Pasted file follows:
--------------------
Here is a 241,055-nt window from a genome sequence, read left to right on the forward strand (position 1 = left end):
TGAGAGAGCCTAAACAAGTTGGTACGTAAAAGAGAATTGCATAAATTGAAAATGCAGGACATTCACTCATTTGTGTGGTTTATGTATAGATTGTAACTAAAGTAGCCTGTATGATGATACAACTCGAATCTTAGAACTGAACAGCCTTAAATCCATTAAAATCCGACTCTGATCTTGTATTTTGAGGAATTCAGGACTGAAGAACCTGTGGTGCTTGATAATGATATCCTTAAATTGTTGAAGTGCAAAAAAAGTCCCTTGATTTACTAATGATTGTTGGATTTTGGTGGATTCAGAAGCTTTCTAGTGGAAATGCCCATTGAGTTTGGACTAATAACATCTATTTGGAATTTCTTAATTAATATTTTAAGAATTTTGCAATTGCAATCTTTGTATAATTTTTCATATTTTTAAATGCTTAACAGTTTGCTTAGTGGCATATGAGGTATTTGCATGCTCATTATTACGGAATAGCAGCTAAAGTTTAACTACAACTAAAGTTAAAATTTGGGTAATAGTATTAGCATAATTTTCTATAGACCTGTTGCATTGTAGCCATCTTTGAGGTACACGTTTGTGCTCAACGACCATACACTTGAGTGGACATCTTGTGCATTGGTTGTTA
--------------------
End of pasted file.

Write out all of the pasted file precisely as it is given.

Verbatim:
Here is a 241,055-nt window from a genome sequence, read left to right on the forward strand (position 1 = left end):
TGAGAGAGCCTAAACAAGTTGGTACGTAAAAGAGAATTGCATAAATTGAAAATGCAGGACATTCACTCATTTGTGTGGTTTATGTATAGATTGTAACTAAAGTAGCCTGTATGATGATACAACTCGAATCTTAGAACTGAACAGCCTTAAATCCATTAAAATCCGACTCTGATCTTGTATTTTGAGGAATTCAGGACTGAAGAACCTGTGGTGCTTGATAATGATATCCTTAAATTGTTGAAGTGCAAAAAAAGTCCCTTGATTTACTAATGATTGTTGGATTTTGGTGGATTCAGAAGCTTTCTAGTGGAAATGCCCATTGAGTTTGGACTAATAACATCTATTTGGAATTTCTTAATTAATATTTTAAGAATTTTGCAATTGCAATCTTTGTATAATTTTTCATATTTTTAAATGCTTAACAGTTTGCTTAGTGGCATATGAGGTATTTGCATGCTCATTATTACGGAATAGCAGCTAAAGTTTAACTACAACTAAAGTTAAAATTTGGGTAATAGTATTAGCATAATTTTCTATAGACCTGTTGCATTGTAGCCATCTTTGAGGTACACGTTTGTGCTCAACGACCATACACTTGAGTGGACATCTTGTGCATTGGTTGTTA